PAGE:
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Collocations & Idioms

So, if you want to take your English to the next level then you really need to start understanding and using collocations, idioms and phrasal verbs. These 3 elements of the English language are used every day by native speakers. Furthermore, they are commonly used in daily business interactions. They can be found in emails or spoken in a meeting. So, let’s look at what they are and how we can use them.

What will we learn?

By the end of today’s lesson, you will be able to identify collocations and have a better understanding of the importance of using collocations and idioms in business.

What are collocations

Firstly, we will review collocations. All languages have collocations, they are basically a pair or group of words that are often used together. Collocations sound natural to native speakers of a language. However, they can be difficult for people learning to speak English, especially when we translate. For example, Spanish speakers often confuse ¨Do¨ & ¨Make¨, this is because the verb hace = do & make. So, make a cake and do your homework are easily confused.

There are 2 two types of collocations, strong collocations and weak collocations. Strong collocations are words that go strongly together and there are no other options. For example, take a photo. Here no other word will collocate with photo and mean the same thing. However, we can catch or take the train and it still means the same thing.  

What is interesting to know is that many native speakers of English will accept and understand collocation mistakes. So, collocations generally don’t impact negatively on understanding. Their correct use makes you sound much more fluent. In saying that, if you do say, “I did a few mistakes”. You will be perfectly understood.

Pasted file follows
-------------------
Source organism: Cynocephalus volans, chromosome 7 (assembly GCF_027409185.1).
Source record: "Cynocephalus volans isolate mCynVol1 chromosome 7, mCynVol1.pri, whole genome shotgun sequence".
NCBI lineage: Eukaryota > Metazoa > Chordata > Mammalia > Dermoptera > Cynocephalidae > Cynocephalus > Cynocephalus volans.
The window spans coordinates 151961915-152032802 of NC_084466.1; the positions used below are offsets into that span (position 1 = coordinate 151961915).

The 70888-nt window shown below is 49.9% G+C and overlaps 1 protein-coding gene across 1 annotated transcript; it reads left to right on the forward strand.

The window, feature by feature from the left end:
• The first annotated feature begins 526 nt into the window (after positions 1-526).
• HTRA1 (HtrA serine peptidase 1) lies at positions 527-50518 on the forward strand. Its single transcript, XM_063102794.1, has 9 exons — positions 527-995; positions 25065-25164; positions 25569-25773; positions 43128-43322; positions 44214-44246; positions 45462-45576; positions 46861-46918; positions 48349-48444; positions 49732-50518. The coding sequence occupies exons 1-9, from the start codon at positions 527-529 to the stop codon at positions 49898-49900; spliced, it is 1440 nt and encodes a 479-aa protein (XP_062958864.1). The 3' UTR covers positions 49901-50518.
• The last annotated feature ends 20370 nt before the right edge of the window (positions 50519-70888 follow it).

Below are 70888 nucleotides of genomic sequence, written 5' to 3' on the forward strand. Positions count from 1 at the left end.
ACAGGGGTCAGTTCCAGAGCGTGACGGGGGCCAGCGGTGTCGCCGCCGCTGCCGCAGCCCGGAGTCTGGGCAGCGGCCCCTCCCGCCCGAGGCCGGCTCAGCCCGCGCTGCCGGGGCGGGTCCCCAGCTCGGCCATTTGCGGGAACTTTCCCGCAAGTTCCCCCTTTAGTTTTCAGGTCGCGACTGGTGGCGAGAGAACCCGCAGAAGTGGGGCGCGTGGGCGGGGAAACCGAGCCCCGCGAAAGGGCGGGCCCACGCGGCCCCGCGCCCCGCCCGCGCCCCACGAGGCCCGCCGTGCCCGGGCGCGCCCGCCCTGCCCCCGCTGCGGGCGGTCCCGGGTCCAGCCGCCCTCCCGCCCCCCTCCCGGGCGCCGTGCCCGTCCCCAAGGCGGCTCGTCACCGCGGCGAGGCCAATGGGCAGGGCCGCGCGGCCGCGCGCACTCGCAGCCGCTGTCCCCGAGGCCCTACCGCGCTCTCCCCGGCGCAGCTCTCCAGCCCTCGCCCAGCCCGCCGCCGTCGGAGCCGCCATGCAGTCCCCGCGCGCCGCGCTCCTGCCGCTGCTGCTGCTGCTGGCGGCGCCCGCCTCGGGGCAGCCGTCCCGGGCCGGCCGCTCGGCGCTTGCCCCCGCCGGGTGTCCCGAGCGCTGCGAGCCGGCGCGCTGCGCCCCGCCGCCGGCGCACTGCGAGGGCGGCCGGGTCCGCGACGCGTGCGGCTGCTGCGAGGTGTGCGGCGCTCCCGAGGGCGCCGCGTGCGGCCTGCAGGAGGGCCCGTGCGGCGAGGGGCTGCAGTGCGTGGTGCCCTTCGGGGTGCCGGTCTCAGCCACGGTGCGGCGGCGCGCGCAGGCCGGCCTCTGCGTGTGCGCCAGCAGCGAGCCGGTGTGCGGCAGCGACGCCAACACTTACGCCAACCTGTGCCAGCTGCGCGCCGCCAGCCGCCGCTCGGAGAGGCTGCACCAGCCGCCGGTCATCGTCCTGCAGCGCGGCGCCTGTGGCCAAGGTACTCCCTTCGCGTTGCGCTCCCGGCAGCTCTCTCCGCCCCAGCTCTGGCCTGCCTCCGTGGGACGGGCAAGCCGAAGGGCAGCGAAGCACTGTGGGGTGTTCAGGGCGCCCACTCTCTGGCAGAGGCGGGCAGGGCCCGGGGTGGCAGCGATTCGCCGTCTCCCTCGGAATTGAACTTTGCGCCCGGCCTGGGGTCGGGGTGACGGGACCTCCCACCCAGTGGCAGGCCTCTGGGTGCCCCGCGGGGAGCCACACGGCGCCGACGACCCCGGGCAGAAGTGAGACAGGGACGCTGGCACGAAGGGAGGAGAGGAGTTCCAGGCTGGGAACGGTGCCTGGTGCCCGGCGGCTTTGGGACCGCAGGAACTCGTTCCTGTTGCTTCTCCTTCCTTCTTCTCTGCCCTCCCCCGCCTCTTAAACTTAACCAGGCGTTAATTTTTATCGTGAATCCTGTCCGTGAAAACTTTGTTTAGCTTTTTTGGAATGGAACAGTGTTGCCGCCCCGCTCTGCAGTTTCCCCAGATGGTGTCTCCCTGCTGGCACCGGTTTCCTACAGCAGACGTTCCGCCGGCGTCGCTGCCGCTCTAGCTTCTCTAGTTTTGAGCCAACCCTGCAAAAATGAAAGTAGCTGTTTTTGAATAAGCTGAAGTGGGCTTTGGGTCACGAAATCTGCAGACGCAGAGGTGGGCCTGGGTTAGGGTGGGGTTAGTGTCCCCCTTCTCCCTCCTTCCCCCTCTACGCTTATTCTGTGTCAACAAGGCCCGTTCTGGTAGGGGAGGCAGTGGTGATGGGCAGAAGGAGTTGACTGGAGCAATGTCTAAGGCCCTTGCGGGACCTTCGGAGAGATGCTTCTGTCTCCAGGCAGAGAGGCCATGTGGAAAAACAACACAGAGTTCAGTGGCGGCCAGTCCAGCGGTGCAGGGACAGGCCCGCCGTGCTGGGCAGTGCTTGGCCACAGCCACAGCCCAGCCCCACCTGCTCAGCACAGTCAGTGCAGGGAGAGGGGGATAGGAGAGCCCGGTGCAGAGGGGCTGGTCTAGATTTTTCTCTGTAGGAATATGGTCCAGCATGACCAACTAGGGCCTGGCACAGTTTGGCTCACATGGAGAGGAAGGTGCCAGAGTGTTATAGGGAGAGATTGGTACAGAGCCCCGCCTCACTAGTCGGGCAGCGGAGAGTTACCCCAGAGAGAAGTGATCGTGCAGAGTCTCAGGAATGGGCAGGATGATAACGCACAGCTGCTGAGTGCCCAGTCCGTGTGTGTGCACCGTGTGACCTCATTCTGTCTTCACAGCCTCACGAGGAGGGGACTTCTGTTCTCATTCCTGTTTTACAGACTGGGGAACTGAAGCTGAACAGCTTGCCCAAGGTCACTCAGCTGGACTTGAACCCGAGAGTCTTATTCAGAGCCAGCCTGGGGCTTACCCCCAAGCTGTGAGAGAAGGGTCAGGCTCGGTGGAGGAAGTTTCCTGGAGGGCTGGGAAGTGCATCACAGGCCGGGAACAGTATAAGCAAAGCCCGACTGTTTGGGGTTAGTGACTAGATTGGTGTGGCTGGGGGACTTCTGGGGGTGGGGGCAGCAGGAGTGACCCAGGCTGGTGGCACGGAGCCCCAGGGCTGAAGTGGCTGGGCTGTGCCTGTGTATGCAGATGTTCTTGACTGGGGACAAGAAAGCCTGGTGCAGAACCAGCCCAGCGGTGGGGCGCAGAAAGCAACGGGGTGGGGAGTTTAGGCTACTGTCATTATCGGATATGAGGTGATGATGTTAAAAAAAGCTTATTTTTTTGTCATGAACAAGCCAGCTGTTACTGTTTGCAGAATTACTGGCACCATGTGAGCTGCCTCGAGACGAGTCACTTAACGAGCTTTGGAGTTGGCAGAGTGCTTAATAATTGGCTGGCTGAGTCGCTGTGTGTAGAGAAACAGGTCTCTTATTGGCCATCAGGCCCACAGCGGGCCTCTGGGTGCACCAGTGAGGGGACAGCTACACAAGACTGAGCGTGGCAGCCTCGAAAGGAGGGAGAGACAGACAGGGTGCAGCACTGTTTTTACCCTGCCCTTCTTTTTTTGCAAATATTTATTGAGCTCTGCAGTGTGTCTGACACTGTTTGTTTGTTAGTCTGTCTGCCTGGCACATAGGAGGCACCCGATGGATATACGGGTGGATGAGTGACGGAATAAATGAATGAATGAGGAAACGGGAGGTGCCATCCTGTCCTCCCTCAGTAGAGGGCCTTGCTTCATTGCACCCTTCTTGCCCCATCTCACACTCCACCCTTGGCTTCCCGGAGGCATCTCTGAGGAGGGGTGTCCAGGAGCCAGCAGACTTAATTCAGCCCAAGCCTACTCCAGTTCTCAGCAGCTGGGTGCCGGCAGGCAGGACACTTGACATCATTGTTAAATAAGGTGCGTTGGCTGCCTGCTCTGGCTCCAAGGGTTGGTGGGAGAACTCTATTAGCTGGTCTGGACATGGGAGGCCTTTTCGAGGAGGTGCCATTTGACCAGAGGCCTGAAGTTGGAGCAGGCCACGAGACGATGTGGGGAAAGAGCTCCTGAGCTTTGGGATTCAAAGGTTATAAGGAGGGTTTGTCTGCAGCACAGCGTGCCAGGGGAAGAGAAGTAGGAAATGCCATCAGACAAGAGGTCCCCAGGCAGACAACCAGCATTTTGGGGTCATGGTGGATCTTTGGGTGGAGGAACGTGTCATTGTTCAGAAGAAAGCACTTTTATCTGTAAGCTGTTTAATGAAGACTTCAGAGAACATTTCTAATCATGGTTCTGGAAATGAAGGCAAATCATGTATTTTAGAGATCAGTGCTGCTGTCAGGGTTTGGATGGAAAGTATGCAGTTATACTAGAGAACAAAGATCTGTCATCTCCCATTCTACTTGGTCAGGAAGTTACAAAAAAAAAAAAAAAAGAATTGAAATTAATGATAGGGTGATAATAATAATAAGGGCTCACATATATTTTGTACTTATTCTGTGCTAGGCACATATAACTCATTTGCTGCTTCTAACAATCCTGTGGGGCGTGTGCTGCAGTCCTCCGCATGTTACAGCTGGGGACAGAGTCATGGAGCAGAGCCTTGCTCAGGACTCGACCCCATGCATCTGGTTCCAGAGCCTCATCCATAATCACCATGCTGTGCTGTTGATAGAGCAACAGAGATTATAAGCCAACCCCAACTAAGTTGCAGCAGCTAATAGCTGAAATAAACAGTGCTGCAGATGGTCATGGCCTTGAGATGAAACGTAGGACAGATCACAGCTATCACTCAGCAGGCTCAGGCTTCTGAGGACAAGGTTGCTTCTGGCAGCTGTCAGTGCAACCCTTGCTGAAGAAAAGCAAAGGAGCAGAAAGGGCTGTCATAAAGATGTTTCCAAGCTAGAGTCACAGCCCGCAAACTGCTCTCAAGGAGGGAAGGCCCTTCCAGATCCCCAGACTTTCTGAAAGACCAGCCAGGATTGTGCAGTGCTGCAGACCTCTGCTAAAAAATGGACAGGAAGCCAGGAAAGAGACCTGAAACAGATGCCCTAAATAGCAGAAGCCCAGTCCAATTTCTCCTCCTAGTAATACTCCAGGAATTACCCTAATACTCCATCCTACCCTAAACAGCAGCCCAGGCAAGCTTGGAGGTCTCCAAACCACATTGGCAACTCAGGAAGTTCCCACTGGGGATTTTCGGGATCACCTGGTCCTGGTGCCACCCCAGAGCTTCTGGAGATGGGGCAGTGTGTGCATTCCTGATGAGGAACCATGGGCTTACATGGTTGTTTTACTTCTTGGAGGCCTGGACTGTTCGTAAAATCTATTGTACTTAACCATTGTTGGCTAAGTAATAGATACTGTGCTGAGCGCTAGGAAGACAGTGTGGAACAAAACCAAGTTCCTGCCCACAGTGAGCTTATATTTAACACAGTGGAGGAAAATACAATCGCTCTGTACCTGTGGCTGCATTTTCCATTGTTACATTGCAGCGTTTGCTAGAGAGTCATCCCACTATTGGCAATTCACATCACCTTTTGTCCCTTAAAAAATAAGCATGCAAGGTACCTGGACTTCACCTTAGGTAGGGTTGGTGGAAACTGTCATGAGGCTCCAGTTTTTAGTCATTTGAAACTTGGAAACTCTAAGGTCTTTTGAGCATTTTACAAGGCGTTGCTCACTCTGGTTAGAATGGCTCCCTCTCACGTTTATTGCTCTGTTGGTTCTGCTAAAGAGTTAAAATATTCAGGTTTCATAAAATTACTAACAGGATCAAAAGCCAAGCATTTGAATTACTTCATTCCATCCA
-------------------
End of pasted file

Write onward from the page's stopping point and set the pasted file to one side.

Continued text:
Are you looking to expand your knowledge of English vocabulary and expressions? 

Grab your copy of my eBook "500 Business English Collocations for Everyday Use". Includes free download audio of pronunciation 

How to learn collocations

With that being said, let’s look at the how we can learn collocations.

Read: The best way to improve your knowledge of vocabulary and collocations is to read. When you are reading you need to read actively, this means start by trying to identify collocations within text.

Copy: if you are working with people who speak English natively, then copy them, and learn from their emails or discourse. When you see a good collocation in an email, make a note of it and make sure you look up the meaning so you can use it in your own emails.

Research: Just like you are now reading this post, be sure to do a Google search on business collocations or topic based ones. You can search for collocations based on a specific work or topic. For example, you could research all words that collocate with the verb do or make.

Dictionary: grab a copy of a collocation dictionary, there are many available. This will help you when you are stuck understanding a new collocation or looking for a specific collocation to use in your writing.